Hello,

I was thinking over the following problem. Let $\displaystyle n$ be any composite number divisible by $\displaystyle 3$. Let :

$\displaystyle ax^2 + bx + c = n$ for $\displaystyle a, b, c \in \mathbb{Z}$ and $\displaystyle x = 1$.

So, $\displaystyle a + b + c = n$. Furthermore, an additional property is required, which is that $\displaystyle b^2 - 4ac = k^2$, $\displaystyle k \in \mathbb{N}$.

Finally, the last property is that when the polynomial $\displaystyle ax^2 + bx + c = 0$ is factorized into $\displaystyle (mx + p)(m' x + p') = 0$, neither of the factors equal $\displaystyle 3$ when $\displaystyle x = 1$.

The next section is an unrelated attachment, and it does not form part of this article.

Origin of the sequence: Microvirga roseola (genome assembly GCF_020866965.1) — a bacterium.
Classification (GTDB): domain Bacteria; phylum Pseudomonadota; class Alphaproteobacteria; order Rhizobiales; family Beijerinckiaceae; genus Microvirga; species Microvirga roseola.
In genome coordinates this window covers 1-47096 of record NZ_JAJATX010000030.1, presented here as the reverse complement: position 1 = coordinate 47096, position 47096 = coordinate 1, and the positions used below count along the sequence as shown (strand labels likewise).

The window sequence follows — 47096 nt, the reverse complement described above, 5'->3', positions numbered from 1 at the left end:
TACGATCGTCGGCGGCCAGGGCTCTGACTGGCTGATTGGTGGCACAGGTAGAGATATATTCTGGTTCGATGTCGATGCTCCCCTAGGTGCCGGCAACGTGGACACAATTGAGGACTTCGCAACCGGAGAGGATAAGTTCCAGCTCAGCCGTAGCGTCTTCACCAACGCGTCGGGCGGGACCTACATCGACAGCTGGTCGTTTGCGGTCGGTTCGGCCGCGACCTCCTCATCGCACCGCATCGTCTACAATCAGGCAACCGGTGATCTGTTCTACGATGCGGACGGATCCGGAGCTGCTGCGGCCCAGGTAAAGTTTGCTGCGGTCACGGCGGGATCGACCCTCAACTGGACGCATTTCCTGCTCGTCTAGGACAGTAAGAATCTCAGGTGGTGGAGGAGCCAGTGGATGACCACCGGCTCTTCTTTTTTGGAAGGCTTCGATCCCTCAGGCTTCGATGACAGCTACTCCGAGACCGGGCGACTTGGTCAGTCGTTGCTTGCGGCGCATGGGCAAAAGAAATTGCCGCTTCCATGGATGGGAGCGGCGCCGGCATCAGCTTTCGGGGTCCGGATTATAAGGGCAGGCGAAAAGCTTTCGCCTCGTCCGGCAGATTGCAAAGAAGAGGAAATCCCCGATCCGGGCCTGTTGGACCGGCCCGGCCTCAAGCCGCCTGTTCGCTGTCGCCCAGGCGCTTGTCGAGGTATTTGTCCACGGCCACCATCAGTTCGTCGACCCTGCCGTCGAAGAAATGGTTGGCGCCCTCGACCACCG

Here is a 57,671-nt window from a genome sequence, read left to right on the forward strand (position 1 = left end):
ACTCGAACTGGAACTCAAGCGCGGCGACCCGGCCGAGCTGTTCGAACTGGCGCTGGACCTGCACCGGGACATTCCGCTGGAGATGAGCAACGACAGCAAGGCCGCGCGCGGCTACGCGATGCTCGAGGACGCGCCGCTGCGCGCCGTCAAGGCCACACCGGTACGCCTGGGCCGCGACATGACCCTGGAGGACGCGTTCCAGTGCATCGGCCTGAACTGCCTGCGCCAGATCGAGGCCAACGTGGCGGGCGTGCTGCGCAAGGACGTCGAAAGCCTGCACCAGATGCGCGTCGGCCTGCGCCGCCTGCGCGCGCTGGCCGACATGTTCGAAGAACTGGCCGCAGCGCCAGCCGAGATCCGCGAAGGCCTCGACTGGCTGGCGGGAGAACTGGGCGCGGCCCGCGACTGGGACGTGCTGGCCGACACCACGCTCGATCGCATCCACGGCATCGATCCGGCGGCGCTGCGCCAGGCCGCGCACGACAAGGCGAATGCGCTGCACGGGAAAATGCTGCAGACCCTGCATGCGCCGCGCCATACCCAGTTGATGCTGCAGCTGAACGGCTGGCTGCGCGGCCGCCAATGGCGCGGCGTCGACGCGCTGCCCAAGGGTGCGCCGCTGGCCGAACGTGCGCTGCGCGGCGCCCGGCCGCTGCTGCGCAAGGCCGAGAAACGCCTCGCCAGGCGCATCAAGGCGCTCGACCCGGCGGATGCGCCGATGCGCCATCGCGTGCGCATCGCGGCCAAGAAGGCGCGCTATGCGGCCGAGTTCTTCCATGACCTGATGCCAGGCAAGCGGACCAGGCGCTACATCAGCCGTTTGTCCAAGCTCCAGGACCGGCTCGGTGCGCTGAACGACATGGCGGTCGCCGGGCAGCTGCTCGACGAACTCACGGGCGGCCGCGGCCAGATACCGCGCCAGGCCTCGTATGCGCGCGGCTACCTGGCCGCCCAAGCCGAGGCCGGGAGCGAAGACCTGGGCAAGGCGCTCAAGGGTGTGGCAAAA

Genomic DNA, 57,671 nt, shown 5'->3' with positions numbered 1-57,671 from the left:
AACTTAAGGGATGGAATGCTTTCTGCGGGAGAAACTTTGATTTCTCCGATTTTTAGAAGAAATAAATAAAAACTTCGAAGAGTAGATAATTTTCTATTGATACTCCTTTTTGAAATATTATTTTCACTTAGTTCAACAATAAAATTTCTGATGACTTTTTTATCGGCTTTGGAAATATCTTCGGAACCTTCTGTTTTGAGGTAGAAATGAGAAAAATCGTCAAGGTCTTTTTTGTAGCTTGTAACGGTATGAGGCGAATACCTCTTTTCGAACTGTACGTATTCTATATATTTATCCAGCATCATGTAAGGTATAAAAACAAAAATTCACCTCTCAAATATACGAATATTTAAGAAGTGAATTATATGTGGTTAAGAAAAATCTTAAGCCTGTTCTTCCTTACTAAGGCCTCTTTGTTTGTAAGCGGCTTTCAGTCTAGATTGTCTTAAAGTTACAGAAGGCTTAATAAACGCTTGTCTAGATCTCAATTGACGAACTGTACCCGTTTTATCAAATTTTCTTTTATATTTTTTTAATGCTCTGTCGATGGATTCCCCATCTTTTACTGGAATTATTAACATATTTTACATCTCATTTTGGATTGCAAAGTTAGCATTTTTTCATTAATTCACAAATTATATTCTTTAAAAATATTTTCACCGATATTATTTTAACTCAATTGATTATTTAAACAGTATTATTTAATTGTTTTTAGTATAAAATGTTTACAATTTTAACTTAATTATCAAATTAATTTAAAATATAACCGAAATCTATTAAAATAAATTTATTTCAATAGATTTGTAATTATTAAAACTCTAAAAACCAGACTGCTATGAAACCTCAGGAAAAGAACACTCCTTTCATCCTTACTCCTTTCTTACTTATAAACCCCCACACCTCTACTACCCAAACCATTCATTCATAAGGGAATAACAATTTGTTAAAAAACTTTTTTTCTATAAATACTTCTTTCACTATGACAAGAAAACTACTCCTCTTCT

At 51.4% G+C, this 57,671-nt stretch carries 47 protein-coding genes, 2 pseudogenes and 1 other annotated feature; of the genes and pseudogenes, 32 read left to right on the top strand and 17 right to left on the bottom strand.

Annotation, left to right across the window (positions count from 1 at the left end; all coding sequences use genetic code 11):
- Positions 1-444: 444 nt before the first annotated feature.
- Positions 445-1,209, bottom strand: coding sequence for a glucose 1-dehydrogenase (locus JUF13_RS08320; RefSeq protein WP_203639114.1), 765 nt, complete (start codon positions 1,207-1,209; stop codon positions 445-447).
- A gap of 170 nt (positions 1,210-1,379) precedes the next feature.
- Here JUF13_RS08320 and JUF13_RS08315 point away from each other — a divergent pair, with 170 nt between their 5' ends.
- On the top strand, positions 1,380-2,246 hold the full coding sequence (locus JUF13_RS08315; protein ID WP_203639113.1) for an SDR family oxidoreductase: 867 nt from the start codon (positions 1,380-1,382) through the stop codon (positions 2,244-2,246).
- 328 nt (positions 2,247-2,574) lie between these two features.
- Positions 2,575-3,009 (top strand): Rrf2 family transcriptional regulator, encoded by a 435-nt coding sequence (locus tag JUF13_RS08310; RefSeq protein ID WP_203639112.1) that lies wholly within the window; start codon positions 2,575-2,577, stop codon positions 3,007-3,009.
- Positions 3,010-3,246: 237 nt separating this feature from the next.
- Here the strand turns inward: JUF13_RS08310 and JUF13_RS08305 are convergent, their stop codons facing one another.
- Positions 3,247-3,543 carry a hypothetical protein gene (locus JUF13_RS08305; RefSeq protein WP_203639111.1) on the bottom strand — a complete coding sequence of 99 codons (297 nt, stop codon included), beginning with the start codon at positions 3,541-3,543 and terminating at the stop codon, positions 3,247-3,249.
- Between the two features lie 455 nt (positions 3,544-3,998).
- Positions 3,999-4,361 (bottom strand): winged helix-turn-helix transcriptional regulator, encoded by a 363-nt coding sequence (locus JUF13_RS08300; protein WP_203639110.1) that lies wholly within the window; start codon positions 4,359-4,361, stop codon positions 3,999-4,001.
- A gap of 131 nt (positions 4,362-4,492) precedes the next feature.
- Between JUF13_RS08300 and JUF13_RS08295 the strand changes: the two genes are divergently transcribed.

I got to the before-last part, because I noticed that :

$\displaystyle b^2 - 4ac = k^2$

$\displaystyle b^2 - k^2 = 4ac$

$\displaystyle (b - k)(b + k) = 4ac$

$\displaystyle b - k = 4a$ and $\displaystyle b + k = c$

So $\displaystyle 2b - 4a = c$

But each time I apply this formula to find $\displaystyle a$, $\displaystyle b$ and $\displaystyle c$, it turns out that the factorized form of the polynomial yields a factor equal to $\displaystyle 3$ when $\displaystyle x = 1$. Why is that ? Why doesn't it yield a nontrivial factor of $\displaystyle n$ ? Does it come from the $\displaystyle 2b - 4a = c$ formula ?

This might not be very clear ... If you need me to make it clearer don't hesitate. Thanks all.